‘Always Look on the Bright Side of Life’

John Connor avatar

by John Connor |

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I started out in my professional life as a journalist. This only lasted about eight years and feels like a lifetime ago — which it was. Though I was not a news hound, I learned to smell a story. Last week’s column, “A Tale of Two Halves,” juxtaposed bad MS news with the joys of my country, England, actually playing well in the World Cup. A big change!

It led to correspondence about suicide, initiated by referring to currently living in my bedroom like some kind of cell. Plans are being put in place to rectify this, but it takes time. In the meantime, I’m doing time.

According to the U.K.’s National MS Society, “Depression in its various forms is one of the most common symptoms of multiple sclerosis. In fact, studies have suggested that clinical depression—the most severe form—is more frequent among people with MS than it is in the general population or in many other chronic illnesses.”

I am in no way depressed, though I have every right to be. Perhaps, rather ironically, in my 20s, I did suffer from a bout of clinical depression brought on by too many shocks at once. The death of my dad, dealing with an intensely narcissistic mother, the collapse of a relationship, a career in meltdown. And bizarrely, one of my closest friends drunkenly falling out of a train. I think there was probably more, but them’s the highlights. I now know what the early signs of depression are and would immediately seek medical attention. Somehow, having been previously mentally ill seems to have inured me — for now, at least.

Share your own tips on how to always look at the bright side of life with MS in our FORUMS!

Pragmatically, I’ve talked about future suicide with my wife and neurologist. I’ve even managed to do it at the same time! My neurologist, two consultations ago, brought up the possibility of stem cell treatment. It won’t work for me, which was the bad news in last week’s column. He was in a quandary, as a patient had just died undertaking it, as there’s a 2 percent mortality risk. He was surprised I wasn’t worried. I would risk anything to halt the decline into complete immobility. I’ve experienced it for a month after my first infusions of Lemtrada (alemtuzumab). We all have our personal limits. That’s mine.

I’ve seriously joked about going to the suicide clinic Dignitas in Switzerland for years. Undoubtedly, I’ve mentioned it in passing (fitting) in my column. I figure that a wake, seeing as I’m paying for it, I might as well attend. With me wearing a self-designed “Kill-Me-Quick” baseball cap. (I doubt the gag travels out of the U.K. The “Kiss-Me-Quick” hat was an icon of the days of pre-jet British mass seaside holidays.)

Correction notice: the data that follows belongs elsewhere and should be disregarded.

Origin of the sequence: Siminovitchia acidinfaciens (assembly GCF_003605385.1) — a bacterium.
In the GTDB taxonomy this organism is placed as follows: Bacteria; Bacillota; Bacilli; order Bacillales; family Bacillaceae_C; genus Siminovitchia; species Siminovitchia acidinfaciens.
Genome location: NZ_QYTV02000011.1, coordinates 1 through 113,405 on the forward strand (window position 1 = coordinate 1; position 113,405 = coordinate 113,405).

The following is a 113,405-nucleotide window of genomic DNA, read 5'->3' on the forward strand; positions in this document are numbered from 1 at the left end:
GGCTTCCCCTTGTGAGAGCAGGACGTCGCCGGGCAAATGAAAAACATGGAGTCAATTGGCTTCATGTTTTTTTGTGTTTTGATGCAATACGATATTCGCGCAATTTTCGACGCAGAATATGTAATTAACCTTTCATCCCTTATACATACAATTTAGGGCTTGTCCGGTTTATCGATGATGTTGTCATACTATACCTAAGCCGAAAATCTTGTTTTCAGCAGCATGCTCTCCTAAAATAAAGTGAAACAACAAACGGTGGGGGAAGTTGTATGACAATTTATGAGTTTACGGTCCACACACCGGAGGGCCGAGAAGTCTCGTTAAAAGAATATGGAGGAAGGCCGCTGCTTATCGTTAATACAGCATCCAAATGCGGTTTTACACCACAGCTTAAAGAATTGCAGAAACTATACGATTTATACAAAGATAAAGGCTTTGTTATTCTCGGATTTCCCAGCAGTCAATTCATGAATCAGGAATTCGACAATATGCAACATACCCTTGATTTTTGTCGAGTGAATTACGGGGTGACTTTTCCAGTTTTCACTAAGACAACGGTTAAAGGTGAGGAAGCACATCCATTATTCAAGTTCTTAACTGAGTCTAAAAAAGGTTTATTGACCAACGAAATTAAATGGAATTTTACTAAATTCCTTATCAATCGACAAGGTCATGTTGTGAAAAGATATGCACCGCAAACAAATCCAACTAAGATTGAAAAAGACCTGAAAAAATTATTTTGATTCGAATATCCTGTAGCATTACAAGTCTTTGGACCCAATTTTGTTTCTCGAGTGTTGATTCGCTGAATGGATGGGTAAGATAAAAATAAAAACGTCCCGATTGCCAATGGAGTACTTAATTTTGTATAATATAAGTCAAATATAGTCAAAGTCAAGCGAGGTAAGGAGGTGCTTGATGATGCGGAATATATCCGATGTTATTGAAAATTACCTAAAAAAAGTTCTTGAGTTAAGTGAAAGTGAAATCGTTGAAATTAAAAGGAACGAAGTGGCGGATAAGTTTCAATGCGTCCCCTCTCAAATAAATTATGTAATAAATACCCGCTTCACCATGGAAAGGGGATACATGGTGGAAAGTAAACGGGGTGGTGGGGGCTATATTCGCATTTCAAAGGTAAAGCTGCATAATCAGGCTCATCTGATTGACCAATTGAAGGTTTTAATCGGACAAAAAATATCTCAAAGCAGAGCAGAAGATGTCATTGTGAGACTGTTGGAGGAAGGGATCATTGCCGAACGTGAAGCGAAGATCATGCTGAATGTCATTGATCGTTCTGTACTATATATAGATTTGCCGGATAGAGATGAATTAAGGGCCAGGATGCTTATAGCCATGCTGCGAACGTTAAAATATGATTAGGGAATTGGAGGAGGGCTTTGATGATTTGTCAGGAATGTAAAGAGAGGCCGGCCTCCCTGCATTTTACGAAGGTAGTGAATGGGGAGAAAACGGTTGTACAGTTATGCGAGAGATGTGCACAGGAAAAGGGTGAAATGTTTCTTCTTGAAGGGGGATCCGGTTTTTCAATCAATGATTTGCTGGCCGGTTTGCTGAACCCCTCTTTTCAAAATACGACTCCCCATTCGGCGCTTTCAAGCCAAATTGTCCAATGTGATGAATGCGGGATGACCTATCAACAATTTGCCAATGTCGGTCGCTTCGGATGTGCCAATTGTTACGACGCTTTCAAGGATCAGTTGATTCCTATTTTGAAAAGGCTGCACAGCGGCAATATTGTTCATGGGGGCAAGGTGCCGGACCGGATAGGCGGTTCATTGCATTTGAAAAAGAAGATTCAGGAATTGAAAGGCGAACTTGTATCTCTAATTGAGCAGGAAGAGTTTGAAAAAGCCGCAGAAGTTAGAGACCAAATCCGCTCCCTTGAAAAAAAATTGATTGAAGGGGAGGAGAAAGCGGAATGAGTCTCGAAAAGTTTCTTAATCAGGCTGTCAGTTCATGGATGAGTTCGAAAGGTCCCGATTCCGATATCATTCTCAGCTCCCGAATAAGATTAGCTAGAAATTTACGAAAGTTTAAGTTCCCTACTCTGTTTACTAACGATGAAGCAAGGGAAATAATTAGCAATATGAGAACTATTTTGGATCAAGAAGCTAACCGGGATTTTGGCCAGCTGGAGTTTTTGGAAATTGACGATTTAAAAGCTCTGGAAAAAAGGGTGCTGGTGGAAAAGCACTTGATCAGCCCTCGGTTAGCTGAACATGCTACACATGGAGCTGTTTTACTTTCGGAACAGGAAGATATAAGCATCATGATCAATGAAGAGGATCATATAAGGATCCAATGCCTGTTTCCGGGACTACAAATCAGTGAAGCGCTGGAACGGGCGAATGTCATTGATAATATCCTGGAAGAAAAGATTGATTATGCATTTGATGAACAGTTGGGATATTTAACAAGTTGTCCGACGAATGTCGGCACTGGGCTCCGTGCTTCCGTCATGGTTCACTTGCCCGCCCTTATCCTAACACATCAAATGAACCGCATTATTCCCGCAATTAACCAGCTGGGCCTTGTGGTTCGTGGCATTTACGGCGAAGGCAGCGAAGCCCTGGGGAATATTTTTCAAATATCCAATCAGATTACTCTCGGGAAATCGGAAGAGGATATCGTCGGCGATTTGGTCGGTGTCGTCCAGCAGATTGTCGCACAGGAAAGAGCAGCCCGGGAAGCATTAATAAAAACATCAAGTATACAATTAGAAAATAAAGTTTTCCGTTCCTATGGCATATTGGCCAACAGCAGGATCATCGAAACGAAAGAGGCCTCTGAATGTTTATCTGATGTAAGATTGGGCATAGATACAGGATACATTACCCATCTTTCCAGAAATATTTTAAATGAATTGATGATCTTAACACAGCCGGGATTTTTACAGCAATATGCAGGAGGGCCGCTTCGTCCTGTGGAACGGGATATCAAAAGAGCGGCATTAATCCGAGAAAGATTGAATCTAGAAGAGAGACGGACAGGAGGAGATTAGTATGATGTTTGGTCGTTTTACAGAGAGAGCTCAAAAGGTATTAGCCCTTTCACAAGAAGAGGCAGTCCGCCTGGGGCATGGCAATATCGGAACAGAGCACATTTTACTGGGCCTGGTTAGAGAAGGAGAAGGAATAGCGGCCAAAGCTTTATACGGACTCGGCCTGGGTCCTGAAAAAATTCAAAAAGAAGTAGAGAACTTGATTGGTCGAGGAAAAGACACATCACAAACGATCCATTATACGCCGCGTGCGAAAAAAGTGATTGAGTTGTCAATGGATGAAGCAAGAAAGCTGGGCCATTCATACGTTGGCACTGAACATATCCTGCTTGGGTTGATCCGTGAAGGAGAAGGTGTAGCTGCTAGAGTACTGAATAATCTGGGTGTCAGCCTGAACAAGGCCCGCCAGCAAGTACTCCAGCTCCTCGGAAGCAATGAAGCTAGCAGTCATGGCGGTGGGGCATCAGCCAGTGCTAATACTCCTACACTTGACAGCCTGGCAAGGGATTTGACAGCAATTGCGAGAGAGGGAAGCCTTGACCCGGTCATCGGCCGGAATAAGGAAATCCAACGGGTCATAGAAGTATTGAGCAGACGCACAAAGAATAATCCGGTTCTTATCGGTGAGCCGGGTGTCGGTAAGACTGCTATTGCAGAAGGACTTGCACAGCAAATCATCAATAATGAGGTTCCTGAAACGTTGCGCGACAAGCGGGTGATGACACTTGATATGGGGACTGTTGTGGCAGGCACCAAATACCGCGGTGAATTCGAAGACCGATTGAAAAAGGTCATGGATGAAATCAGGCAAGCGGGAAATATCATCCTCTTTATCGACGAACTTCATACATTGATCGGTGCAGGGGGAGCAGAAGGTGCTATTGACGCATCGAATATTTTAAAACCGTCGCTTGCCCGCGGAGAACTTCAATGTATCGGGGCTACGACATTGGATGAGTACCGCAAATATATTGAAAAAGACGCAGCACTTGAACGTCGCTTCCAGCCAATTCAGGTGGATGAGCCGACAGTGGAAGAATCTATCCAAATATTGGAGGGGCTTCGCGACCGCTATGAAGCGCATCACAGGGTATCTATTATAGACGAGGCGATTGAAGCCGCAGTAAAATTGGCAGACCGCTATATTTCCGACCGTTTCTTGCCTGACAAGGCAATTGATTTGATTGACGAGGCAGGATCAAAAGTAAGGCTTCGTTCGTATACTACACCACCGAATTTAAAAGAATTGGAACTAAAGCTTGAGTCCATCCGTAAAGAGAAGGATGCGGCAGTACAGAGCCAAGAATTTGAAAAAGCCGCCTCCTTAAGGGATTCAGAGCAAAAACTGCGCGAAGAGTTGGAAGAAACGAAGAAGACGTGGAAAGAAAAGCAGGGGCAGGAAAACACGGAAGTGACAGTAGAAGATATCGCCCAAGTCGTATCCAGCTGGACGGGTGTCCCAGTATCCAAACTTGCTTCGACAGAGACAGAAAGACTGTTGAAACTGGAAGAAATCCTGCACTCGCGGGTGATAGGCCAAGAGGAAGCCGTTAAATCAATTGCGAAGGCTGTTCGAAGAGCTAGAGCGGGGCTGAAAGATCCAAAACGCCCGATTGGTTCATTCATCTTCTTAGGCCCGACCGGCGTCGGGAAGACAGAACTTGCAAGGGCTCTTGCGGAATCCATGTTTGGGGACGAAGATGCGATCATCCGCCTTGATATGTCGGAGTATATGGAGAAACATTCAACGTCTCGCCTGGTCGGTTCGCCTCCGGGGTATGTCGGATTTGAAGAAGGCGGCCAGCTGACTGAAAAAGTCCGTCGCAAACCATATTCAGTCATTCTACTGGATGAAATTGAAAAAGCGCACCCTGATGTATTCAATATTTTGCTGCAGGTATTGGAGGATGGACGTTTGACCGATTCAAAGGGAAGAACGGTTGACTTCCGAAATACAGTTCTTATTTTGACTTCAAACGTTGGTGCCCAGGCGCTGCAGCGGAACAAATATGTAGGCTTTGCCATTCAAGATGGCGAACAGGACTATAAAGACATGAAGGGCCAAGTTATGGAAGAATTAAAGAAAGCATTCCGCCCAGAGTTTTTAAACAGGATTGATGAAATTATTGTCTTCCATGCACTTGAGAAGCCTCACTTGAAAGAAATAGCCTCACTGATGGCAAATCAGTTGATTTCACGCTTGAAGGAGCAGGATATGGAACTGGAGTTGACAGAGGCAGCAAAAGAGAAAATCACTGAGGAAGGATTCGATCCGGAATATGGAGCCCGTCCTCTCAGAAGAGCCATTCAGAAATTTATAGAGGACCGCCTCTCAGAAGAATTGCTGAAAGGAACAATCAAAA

If this were to happen in the next few years, I’d endeavor to hold it at the London Comedy Store, sitting on stage, microphone in hand, trying to joke about my imminent demise surrounded by comics I have spent a lifetime working with.

I’d be heckled to death.

If you or someone you know needs help in the U.K, you can reach Samaritans by calling 116 123. Visit this website for more information. In the U.S., you can reach the Lifeline at 1-800-273-8255, or the Crisis Text Line by texting “HOME” to 741-741, 24 hours a day, seven days a week.


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Douglas Cain avatar

Douglas Cain

I can relate, I've had MS for a little over 30 years, MS has had a profound effect on me and my families life. I'm very fortunate in that my wife has been with me through this entire journey.

I've tried most but not all of the DMD's, most recently Lemtrada. to no avail. So, my neurologist said I'm in the "geriatric stage of ms" that hurt my feelings. I too have knowingly taken drugs that are potentially deadly, yea, so what?

My doctor has no idea what this disease is doing, though, I'm still progressing. I choose to maintain a positive attitude, hell, it's the only thing I have control over. I see no reason to sew misery on myself, my family and friends.

I think suicide is a valid option, it's something I have contemplated but never pursued. I think it requires the depth of depression or an enormous amount of courage. But it's there if the burden becomes too great. Some might consider the act selfish, and, I suppose it is because of those that care about you and you've left them behind to grieve. There's a lot to think about.

Greg avatar


The title is very misleading. I was hoping for a pick me up, this is very depressing.

Thanks a lot!

John Connor avatar

John Connor

Oh no it isn’t.
It’s the title of the Eric Idle penned song at the end of the ‘Life of Brian’.
It’s a comedic take on celebrating life whilst being slowly executed.
So there.

Greg avatar


Sorry, not seeing it. Bright side of life and a dissertation on suicide just don’t go together in my view.

Being somewhat depressed myself and very nervous about starting Lemtrada in August, I try to remain positive despite the MS and upcoming treatment and this post did not help.